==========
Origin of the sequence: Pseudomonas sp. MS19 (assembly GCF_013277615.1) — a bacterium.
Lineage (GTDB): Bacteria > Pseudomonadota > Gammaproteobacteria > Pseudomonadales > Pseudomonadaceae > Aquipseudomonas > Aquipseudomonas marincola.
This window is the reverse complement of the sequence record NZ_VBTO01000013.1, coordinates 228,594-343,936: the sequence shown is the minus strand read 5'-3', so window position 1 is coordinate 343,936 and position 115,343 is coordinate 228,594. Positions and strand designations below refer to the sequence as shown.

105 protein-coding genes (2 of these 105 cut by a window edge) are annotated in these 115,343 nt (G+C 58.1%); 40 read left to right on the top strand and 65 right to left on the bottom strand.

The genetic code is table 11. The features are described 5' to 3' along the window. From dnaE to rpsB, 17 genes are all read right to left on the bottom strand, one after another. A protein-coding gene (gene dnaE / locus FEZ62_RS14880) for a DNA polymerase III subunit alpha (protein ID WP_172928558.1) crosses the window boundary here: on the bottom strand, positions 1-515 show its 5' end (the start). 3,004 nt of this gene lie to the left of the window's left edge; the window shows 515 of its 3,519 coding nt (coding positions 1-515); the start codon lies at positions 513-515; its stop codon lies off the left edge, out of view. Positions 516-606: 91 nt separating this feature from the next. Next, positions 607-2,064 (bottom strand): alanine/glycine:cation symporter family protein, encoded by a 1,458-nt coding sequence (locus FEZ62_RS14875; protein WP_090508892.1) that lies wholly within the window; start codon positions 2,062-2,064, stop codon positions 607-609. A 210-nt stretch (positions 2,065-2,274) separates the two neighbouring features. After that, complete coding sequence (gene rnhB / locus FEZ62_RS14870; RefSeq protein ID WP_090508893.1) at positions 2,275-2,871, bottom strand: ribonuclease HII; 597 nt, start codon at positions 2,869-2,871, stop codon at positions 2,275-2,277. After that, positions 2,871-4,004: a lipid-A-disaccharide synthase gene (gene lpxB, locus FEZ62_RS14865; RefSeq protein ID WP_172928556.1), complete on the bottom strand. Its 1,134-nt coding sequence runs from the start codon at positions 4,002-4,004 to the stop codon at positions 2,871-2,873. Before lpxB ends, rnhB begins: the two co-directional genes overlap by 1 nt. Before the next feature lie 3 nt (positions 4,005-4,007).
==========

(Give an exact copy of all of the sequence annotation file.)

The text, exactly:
Origin of the sequence: Pseudomonas sp. MS19 (assembly GCF_013277615.1) — a bacterium.
Lineage (GTDB): Bacteria > Pseudomonadota > Gammaproteobacteria > Pseudomonadales > Pseudomonadaceae > Aquipseudomonas > Aquipseudomonas marincola.
This window is the reverse complement of the sequence record NZ_VBTO01000013.1, coordinates 228,594-343,936: the sequence shown is the minus strand read 5'-3', so window position 1 is coordinate 343,936 and position 115,343 is coordinate 228,594. Positions and strand designations below refer to the sequence as shown.

105 protein-coding genes (2 of these 105 cut by a window edge) are annotated in these 115,343 nt (G+C 58.1%); 40 read left to right on the top strand and 65 right to left on the bottom strand.

The genetic code is table 11. The features are described 5' to 3' along the window. From dnaE to rpsB, 17 genes are all read right to left on the bottom strand, one after another. A protein-coding gene (gene dnaE / locus FEZ62_RS14880) for a DNA polymerase III subunit alpha (protein ID WP_172928558.1) crosses the window boundary here: on the bottom strand, positions 1-515 show its 5' end (the start). 3,004 nt of this gene lie to the left of the window's left edge; the window shows 515 of its 3,519 coding nt (coding positions 1-515); the start codon lies at positions 513-515; its stop codon lies off the left edge, out of view. Positions 516-606: 91 nt separating this feature from the next. Next, positions 607-2,064 (bottom strand): alanine/glycine:cation symporter family protein, encoded by a 1,458-nt coding sequence (locus FEZ62_RS14875; protein WP_090508892.1) that lies wholly within the window; start codon positions 2,062-2,064, stop codon positions 607-609. A 210-nt stretch (positions 2,065-2,274) separates the two neighbouring features. After that, complete coding sequence (gene rnhB / locus FEZ62_RS14870; RefSeq protein ID WP_090508893.1) at positions 2,275-2,871, bottom strand: ribonuclease HII; 597 nt, start codon at positions 2,869-2,871, stop codon at positions 2,275-2,277. After that, positions 2,871-4,004: a lipid-A-disaccharide synthase gene (gene lpxB, locus FEZ62_RS14865; RefSeq protein ID WP_172928556.1), complete on the bottom strand. Its 1,134-nt coding sequence runs from the start codon at positions 4,002-4,004 to the stop codon at positions 2,871-2,873. Before lpxB ends, rnhB begins: the two co-directional genes overlap by 1 nt. Before the next feature lie 3 nt (positions 4,005-4,007).